Chick-fil-A is no longer just in support of customers “Eating More Chicken” — it has also expressed support of what it calls “the biblical definition of the family unit.” That’s the Southern-hospitality way of saying it’s against gay marriage.
And the response has been uglier than dress-up-like-a-cow-and-get-a-free-chicken-sandwich-day, as boycott calls echo around the country.
Chick-fi-A isn’t the first business to face a backlash related to the hot-button issue. J.C. Penney (NYSE:JCP), for one, faced boycotts for its commercial featuring openly gay comedian Ellen Degeneris and its May catalog showing a lesbian couple and their daughters.
And there have been lots of other boycott-sparkers: Kraft (NYSE:KFT) Oreo’s gay pride Facebook post, Google’s (NASDAQ:GOOG) pro-gay stance video, General Mills’ (NYSE:GIS) opposition to a marriage amendment, Target’s (NYSE:TGT) $150 million donation to an anti-gay candidate and oh-so many more.
But gay marriage is far from the only catalyst. Check out the wide range of issues that have created controversy for companies:
- A couple months ago, Facebook users started a boycott call for Spirit Airlines (NASDAQ:SAVE) when the company refused to refund a ticket sold to a Vietnam veteran who had to cancel his flight after being diagnosed with terminal cancer. While the no-refund policy remained intact, the CEO decided to save his (and his company’s) reputation and personally refunded the money.
- More recently, word had gotten out that Hyatt Hotels (NYSE:H) is accused of abusing its workers, and people (obviously) aren’t too happy. Heading the boycott: members of the National Organization of Women, the NFL Players Association and the National Gay and Lesbian Task Force.
- U.K. Supermarket Tesco (PINK:TSCDY) wasn’t just in the spotlight for sponsoring a Gay Pride event and calling Christians evil, but for something else: spying on its customers. The company has been accused of using radio frequency identification (RFID) — small chips that are hidden on shelves and even in shopping bags — to keep tabs on customers. And that’s just the tip of the iceberg when it comes to complaints about the company.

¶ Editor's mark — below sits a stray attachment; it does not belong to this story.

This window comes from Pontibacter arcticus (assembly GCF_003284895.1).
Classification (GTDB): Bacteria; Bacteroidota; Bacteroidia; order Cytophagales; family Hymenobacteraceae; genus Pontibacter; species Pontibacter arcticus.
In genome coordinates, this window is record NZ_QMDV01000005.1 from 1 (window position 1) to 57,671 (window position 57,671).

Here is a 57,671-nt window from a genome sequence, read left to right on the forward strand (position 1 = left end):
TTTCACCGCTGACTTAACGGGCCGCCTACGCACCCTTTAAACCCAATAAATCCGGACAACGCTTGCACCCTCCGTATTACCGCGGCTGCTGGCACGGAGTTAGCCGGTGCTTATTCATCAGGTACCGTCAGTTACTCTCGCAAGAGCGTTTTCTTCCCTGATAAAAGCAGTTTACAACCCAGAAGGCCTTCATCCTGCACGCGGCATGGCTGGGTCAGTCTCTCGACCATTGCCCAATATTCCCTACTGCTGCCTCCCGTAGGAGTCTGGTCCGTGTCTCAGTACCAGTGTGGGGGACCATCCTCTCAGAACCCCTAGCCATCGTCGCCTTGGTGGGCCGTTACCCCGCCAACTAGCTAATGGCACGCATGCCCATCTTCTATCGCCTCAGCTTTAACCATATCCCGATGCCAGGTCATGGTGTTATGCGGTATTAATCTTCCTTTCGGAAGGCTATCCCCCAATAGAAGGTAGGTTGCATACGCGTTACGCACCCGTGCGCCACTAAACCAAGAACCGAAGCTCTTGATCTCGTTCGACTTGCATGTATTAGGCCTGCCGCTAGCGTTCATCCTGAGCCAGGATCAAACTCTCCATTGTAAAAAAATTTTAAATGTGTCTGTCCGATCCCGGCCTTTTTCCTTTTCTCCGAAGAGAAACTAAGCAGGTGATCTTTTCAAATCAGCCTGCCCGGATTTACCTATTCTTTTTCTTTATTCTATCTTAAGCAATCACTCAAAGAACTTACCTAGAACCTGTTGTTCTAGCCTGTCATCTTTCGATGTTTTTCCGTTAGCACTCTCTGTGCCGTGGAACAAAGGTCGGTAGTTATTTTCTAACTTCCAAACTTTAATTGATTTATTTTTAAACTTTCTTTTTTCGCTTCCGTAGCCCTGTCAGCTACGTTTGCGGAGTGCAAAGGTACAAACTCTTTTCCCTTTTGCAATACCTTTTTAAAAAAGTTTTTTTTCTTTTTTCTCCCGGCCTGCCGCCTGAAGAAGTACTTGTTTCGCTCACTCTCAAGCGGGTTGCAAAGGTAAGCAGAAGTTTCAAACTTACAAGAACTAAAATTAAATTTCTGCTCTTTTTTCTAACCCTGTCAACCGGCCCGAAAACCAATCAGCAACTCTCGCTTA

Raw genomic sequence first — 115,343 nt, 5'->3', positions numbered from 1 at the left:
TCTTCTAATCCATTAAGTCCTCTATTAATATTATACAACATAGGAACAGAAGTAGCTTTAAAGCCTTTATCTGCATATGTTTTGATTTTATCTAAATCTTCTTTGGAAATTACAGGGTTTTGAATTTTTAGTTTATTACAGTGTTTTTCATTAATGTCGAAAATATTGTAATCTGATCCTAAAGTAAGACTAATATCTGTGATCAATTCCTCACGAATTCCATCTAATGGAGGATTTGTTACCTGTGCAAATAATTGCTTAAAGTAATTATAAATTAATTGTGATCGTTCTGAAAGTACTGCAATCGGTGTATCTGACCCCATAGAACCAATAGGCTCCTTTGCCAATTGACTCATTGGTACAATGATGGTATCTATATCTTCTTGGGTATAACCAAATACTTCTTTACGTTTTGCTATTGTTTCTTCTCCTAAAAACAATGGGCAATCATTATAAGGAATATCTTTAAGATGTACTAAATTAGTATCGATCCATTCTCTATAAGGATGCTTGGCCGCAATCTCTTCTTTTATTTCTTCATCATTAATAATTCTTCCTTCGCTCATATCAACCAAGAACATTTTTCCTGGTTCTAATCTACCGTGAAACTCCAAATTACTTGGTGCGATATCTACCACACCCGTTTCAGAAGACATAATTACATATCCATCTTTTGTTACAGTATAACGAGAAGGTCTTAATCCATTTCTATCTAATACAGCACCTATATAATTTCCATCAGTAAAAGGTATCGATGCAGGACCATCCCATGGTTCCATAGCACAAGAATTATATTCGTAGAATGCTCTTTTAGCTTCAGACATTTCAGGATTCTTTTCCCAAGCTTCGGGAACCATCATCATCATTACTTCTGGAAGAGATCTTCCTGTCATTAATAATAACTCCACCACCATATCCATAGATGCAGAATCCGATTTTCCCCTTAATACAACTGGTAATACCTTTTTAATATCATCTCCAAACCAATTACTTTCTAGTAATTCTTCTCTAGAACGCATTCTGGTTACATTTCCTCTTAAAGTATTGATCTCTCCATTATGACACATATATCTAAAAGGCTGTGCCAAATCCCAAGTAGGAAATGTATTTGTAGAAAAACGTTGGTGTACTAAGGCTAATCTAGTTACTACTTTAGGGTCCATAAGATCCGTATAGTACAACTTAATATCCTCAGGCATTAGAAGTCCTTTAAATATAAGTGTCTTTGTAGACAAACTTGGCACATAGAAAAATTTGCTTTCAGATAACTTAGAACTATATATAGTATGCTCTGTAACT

- Monsanto (NYSE:MON) has been in the crosshairs for its genetically modified organisms (GMOs), especially with the release of exposé film Food Inc. But the boycott call also spread beyond the seed maker to companies like Kellogg (NYSE:K), which uses such genetically engineered ingredients in its products — even in its organic lines.
- Adidas (PINK:ADDYY) has been a popular boycott target, too … first by kangaroo-lovers, then by Arabs. The company’s use of kangaroo skin for soccer cleats caused such an uproar that Adidas finally agreed to stop last year. The controversy didn’t end, though — Adidas is now facing heat from Arab groups after sponsoring the Jerusalem Marathon.
- If we’re going to mention Adidas, we can’t forget rival Nike (NYSE:NKE), which faced global criticism and activism for over 20 years, thanks to its sweat-shop antics. The company — and the entire sportswear industry — has come a long way as a result.
- Clothing store Abercrombie & Fitch (NYSE:ANF) has faced numerous boycotts over the years for its sexually suggestive clothing and ads, and for inappropriate graphic tees. Some sported racist caricatures and slogans such as, “Wong Brothers Laundry Service: Two Wongs can make it white,” while others offended females with phrases like, “Who needs brains when you have these?” Maybe ANF’s recent crash was just a little karma.
- Chocolate maker Hershey (NYSE:HSY), a pick for InvestorPlace‘s Top Stocks of 2012, faced boycott calls earlier this year from AIDS activists. Why? A boarding school with ties to the company refused to admit a teenager because he was HIV-positive.
And that’s just a quick sample. A complete list of companies boycotted in response to environmental issues, animal testing and other controversial practices would take all day.